Kristen Leslie began her 2003 book, When Violence Is No Stranger, with a verse from Psalms, a nod to her training as a theologian.
“It is not enemies who taunt me—I could bear that; it is not adversaries who deal insolently with me—I could hide from them. But it is you, my equal, my companion, my familiar friend.”
The book’s subject was acquaintance rape, and it got the attention of a chaplain at the Air Force Academy. The school was then reeling from a Pentagon report that indicated 7 percent of its cadets reported being the victims of rape or attempted rape. Nearly 90 percent of the perpetrators were their own classmates.
Leslie, now a professor of pastoral theology and care at Eden Theological Seminary in Webster Groves, Mo., was invited to Colorado to consult with academy leaders on how to train Air Force chaplains to deal with sexualized violence on campus.
Now, a decade later, the U.S. Navy has come knocking.
In September, the Navy announced it had contracted with Leslie and another expert to conduct training sessions next year with its chaplains. The Navy hopes chaplains can help address a crisis in underreporting of sexual abuse by military personnel.
“Chaplains have been trained so far in the legal issues surrounding sexual assault, but that’s not their primary focus,” Leslie says.
In June, the joint chiefs of staff testified before the U.S. Senate Committee on Armed Services on proposals to combat sexual assault in the military; last month, the Pentagon introduced regulations that it says will help prevent sexual assault and better prosecute the crime when it happens.
A little more than a week later, a high-profile hearing began looking into allegations that three Naval Academy football players sexually assaulted a female midshipman last year.
In its 2012 report on sexual assault in the military, the U.S. Department of Defense cited 26,000 cases of unwanted sexual contact, up from 19,000 in 2010. The same report said only 3,000 service members who were victims of sexual assault reported the incident to military authorities.
Defense Secretary Chuck Hagel says the results of the report suggest behavior that “is just not acceptable.”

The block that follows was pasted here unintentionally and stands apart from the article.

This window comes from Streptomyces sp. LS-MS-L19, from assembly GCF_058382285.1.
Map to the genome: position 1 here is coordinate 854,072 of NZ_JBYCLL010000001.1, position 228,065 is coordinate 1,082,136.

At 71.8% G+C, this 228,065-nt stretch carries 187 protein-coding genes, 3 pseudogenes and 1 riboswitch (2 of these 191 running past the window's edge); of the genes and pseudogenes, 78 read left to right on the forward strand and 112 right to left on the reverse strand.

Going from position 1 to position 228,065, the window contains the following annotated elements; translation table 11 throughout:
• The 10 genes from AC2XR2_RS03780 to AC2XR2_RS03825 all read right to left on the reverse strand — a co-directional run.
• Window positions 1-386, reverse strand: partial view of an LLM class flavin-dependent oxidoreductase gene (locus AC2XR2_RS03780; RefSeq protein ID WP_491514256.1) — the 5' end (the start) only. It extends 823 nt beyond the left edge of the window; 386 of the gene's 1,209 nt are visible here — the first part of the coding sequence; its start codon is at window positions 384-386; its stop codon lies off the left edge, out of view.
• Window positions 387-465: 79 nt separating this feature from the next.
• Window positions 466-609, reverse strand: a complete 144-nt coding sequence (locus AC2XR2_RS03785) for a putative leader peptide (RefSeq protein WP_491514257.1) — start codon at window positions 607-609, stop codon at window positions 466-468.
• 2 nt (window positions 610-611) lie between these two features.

“We will get control of this,” he says.
Each year, Navy chaplains receive professional development training around a specific issue. Navy chaplain Lt. Cmdr. David Thames, deputy executive assistant to the chief of Navy chaplains, helped coordinate next year’s focus on sexual assault.
In an email, Thames said that although chaplains already receive training in sexual assault reporting procedures, Leslie’s training will represent “the first time the chaplain corps has focused on specialized pastoral care training for chaplains caring for sexual assault victims.”
Leslie will conduct the training with Marie Fortune, founder of the FaithTrust Institute in Seattle. They will travel to eight naval locations in the United States and to locations in Naples, Italy, and Okinawa, Japan, to take part in the three-day professional development course.
A major focus of Leslie’s training will be the subject of confidentiality. Reasons military members don’t report sexual assault range from fear of reprisals to fear of creating more work for their colleagues.
A 2011 Air Force survey found that nearly 50 percent of women who were raped didn’t want their superiors to know. Nearly 50 percent also said they didn’t report the assault because they didn’t want to cause trouble in their unit.
Chaplains are considered outside the chain of command and are bound by confidentiality. Because chaplains are officers, though, young, inexperienced service members often see them simply as superiors.
The Navy points out that confidentiality—which it calls a “sacred trust”—has been standard practice for its chaplain corps since 1775. But to reinforce the practice, it made chaplain confidentiality official policy in 2008.
And yet according to a recent poll on the Navy Personnel Command’s website, 63 percent of Navy personnel did not believe that what they tell a chaplain is considered confidential, and 65 percent said they thought chaplains were required to report certain matters to the command.
Two members of the Armed Services Committee—Sen. Claire McCaskill, D-Mo.; and Sen. Kirsten Gillibrand, D-N.Y.—have been pushing legislation to reform the legal aspects of prosecuting military sexual assault.
McCaskill says that while her focus has been justice for victims, “chaplain training is essential.”
“The fact that the Navy is doing this is a positive sign that the military is taking this seriously,” she says.
The Rev. Cynthia Ramirez Lindenmeyer, a former Army chaplain who is a member of the Pentagon’s Defense Advisory Committee on Women and the Services, says chaplains represent part of the solution to the problem, but a lot of work remains to be done.
“Most military chaplains are coming into the military from seminaries that don’t do much training in that area,” Lindenmeyer says. “So this kind of pastoral training the Navy is starting is a good move.”
Military chaplains are endorsed by hundreds of faith traditions, many of which have conflicting views on what Lindenmeyer—a United Church of Christ pastor—calls “the rape-myth culture.”
“Chaplains need to learn more about the culture that is predominant in fundamentalist Christian churches that blames a woman for drinking when she was attacked, or dressed provocatively or out with 10 guys,” she says. “When some chaplains blame the woman, that hurts the victim even more.”
(Tim Townsend writes for the St. Louis Post-Dispatch.)
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